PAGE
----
The Animals of the Serengeti Get Caught in Surprise Selfies
AUTHOR: SOPHIA CHEN.
ALEXANDRA SWANSON WAS on a singular mission. Driving her Land Rover through the grassy savannahs of the Serengeti in 2010, the ecologist traveled over 400 square miles, passing lions, wildebeests, and the rare zorilla (yes, there is a thing called a zorilla). Every once in a while, she’d stop to mount a camera on a tree or a steel rod—one of 225 she sprinkled across the region. When animals approached, they would trigger the cameras’ heat and motion sensors, capturing images of Serengeti National Park’s sometimes-endangered species without the interference of human photographers.
Now, Swanson and her research team are publishing the output from the distributed network of their so-called camera traps: More than 1.2 million sets of photographs taken between June 2010 and May 2013, which Swanson uses to study how various carnivores coexist in the Serengeti. The database displays the huge diversity of animals in the savannah, from surprised-looking aardwolves to our favorite, the honey badger. But Swanson couldn’t use the photographs right away—first, she had to get some help identifying and counting the Serengeti’s community.
To help analyze the images, her research group worked with Zooniverse, a citizen science web portal. The site recruited more than 28,000 volunteers from over 70 countries—primarily from the US and the UK—to classify the photos. On average, about fifteen people looked at each image and voted to classify the animal, and the species with the most votes was used as the classification. Heads up, internet: Your love of cute animal photos can be useful to science.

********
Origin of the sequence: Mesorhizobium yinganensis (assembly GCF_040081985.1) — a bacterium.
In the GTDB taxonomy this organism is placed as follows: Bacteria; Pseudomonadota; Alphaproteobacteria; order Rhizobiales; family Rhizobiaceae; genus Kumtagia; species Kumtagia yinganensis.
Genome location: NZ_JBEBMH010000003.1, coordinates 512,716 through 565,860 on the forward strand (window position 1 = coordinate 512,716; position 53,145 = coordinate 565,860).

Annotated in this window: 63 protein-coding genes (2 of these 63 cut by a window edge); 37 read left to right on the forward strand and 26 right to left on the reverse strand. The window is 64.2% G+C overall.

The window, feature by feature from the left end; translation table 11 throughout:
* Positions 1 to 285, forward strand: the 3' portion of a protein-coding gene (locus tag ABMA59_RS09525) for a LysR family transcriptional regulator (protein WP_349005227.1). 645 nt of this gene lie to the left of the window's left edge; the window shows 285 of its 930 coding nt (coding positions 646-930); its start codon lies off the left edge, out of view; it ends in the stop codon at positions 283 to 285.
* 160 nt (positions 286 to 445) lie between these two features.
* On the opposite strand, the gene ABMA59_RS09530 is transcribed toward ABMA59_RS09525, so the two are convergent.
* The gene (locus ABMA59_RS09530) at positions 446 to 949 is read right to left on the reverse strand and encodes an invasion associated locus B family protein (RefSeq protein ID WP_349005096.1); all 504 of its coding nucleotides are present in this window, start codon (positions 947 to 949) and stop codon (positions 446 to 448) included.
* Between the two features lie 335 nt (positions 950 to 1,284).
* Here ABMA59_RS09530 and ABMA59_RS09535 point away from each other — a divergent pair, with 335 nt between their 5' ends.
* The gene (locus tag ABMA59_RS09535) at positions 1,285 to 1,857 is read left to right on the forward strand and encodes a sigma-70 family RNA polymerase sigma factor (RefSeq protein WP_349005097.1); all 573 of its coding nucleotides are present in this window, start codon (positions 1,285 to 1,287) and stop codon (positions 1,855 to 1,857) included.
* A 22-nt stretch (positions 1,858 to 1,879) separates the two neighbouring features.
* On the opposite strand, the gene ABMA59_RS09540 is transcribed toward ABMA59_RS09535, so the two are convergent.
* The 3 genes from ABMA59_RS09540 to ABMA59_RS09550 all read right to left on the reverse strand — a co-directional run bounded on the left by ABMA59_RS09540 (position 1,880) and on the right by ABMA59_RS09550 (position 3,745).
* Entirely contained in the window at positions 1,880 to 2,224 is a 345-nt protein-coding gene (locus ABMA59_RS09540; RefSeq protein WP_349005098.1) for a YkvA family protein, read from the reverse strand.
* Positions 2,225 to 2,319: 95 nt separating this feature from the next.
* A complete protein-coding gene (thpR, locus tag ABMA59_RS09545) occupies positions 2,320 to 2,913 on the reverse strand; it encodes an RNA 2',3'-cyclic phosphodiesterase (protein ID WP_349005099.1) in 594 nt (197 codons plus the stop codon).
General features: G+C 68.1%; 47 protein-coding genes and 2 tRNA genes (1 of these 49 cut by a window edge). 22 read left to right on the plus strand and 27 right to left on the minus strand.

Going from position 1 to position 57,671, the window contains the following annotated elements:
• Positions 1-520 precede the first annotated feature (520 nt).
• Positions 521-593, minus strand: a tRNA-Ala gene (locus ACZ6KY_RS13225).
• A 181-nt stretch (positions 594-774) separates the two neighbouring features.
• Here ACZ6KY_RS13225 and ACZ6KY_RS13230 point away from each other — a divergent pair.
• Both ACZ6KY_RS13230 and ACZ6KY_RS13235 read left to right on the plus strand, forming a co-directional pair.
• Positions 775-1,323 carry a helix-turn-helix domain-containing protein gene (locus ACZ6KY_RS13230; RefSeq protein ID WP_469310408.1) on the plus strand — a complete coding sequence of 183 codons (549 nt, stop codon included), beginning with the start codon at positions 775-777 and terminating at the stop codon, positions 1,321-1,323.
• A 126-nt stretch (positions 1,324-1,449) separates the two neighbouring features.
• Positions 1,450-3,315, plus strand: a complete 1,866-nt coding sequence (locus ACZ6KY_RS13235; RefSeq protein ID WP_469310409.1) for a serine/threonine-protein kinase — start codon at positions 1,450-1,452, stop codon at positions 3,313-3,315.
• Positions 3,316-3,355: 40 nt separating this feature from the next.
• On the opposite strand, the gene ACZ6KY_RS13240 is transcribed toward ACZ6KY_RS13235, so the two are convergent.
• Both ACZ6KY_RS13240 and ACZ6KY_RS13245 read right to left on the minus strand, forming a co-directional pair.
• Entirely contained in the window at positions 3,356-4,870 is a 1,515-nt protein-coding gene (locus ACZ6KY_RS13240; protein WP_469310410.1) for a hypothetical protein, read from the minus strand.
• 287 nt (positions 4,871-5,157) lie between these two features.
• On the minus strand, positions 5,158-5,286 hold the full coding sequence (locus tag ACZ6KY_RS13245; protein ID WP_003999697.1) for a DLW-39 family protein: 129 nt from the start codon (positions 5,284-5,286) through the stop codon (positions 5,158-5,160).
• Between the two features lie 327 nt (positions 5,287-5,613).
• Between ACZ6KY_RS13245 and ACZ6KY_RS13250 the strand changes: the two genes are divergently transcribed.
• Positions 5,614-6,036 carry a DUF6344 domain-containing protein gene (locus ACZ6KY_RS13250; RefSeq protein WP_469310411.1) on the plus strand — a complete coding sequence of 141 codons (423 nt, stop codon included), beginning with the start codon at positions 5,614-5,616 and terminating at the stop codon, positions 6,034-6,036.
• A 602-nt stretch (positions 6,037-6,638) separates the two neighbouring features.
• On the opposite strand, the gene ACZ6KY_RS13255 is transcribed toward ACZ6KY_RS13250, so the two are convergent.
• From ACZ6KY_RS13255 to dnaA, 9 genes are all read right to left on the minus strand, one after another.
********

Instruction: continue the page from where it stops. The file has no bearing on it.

“We also have a ‘looks like’ filter. If, say, the person has no idea what it is but thinks it looks like an antelope, they can filter the list to what looks like an antelope,” explains Margaret Kosmala, Swanson’s collaborator. “There are also filters based on coat patterns, colors, whether you can see spots or bands or stripes of colors. You’re also able to look at different views and angles of animals.”
Insects maybe do the most damage, but the most fun to talk about are the hyenas and elephants.
Some scientists are skeptical of the reliability of the group’s data. “There’s this thought that if it’s not done by professionals or by people purposefully trained by professionals, data quality is going to be substandard,” Kosmala says. But the crowdsourced identification also makes projects like these possible—and it turns out that the hive mind can be almost as good as a single trained one. To test the accuracy of their methods, the research group gave 4,000 images to five experts and found that the citizen science classifications matched the experts’ 96.6 percent of the time.
A bigger problem than accuracy for the group? Camera retention. They replace 15 percent of their cameras every year due to weather, insects, and even furry vandals. “Insects maybe do the most damage, but the most fun to talk about are the hyenas and elephants,” Kosmala says. “The last pictures on the camera would be an elephant trunk or the inside of the mouth of a hyena.”
All Pictures credited to ALEXANDRA SWANSON
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